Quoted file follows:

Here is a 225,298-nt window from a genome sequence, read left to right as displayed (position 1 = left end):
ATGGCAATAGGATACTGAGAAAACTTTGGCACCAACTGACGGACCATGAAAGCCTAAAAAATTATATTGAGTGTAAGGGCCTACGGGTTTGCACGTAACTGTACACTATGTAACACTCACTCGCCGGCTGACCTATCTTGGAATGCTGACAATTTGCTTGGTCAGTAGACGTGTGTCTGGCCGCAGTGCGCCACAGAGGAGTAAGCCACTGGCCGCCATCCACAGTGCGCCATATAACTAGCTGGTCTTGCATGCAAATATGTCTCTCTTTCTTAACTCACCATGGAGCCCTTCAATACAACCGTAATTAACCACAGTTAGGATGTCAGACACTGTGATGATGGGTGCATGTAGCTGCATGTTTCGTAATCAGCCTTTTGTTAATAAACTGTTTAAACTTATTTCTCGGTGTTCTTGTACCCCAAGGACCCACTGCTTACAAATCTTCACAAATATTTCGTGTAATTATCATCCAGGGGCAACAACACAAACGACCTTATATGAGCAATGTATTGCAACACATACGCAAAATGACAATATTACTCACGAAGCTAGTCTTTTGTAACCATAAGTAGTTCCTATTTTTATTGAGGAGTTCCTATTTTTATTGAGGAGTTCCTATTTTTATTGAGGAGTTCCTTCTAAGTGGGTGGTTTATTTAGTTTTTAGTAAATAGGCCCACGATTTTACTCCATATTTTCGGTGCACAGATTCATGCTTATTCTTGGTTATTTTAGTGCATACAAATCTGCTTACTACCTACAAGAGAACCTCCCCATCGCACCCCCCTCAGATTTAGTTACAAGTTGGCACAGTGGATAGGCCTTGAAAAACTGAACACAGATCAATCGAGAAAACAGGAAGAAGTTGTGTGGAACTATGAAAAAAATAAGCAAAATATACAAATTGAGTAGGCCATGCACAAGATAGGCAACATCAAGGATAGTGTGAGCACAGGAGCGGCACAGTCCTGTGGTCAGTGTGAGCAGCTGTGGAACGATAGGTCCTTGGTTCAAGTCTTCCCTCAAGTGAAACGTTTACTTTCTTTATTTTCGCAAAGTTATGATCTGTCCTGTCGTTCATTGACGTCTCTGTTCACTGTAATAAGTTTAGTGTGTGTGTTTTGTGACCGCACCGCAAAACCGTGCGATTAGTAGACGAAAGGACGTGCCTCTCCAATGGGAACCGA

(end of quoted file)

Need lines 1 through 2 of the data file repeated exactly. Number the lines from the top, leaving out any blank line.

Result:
Here is a 225,298-nt window from a genome sequence, read left to right as displayed (position 1 = left end):
ATGGCAATAGGATACTGAGAAAACTTTGGCACCAACTGACGGACCATGAAAGCCTAAAAAATTATATTGAGTGTAAGGGCCTACGGGTTTGCACGTAACTGTACACTATGTAACACTCACTCGCCGGCTGACCTATCTTGGAATGCTGACAATTTGCTTGGTCAGTAGACGTGTGTCTGGCCGCAGTGCGCCACAGAGGAGTAAGCCACTGGCCGCCATCCACAGTGCGCCATATAACTAGCTGGTCTTGCATGCAAATATGTCTCTCTTTCTTAACTCACCATGGAGCCCTTCAATACAACCGTAATTAACCACAGTTAGGATGTCAGACACTGTGATGATGGGTGCATGTAGCTGCATGTTTCGTAATCAGCCTTTTGTTAATAAACTGTTTAAACTTATTTCTCGGTGTTCTTGTACCCCAAGGACCCACTGCTTACAAATCTTCACAAATATTTCGTGTAATTATCATCCAGGGGCAACAACACAAACGACCTTATATGAGCAATGTATTGCAACACATACGCAAAATGACAATATTACTCACGAAGCTAGTCTTTTGTAACCATAAGTAGTTCCTATTTTTATTGAGGAGTTCCTATTTTTATTGAGGAGTTCCTATTTTTATTGAGGAGTTCCTTCTAAGTGGGTGGTTTATTTAGTTTTTAGTAAATAGGCCCACGATTTTACTCCATATTTTCGGTGCACAGATTCATGCTTATTCTTGGTTATTTTAGTGCATACAAATCTGCTTACTACCTACAAGAGAACCTCCCCATCGCACCCCCCTCAGATTTAGTTACAAGTTGGCACAGTGGATAGGCCTTGAAAAACTGAACACAGATCAATCGAGAAAACAGGAAGAAGTTGTGTGGAACTATGAAAAAAATAAGCAAAATATACAAATTGAGTAGGCCATGCACAAGATAGGCAACATCAAGGATAGTGTGAGCACAGGAGCGGCACAGTCCTGTGGTCAGTGTGAGCAGCTGTGGAACGATAGGTCCTTGGTTCAAGTCTTCCCTCAAGTGAAACGTTTACTTTCTTTATTTTCGCAAAGTTATGATCTGTCCTGTCGTTCATTGACGTCTCTGTTCACTGTAATAAGTTTAGTGTGTGTGTTTTGTGACCGCACCGCAAAACCGTGCGATTAGTAGACGAAAGGACGTGCCTCTCCAATGGGAACCGA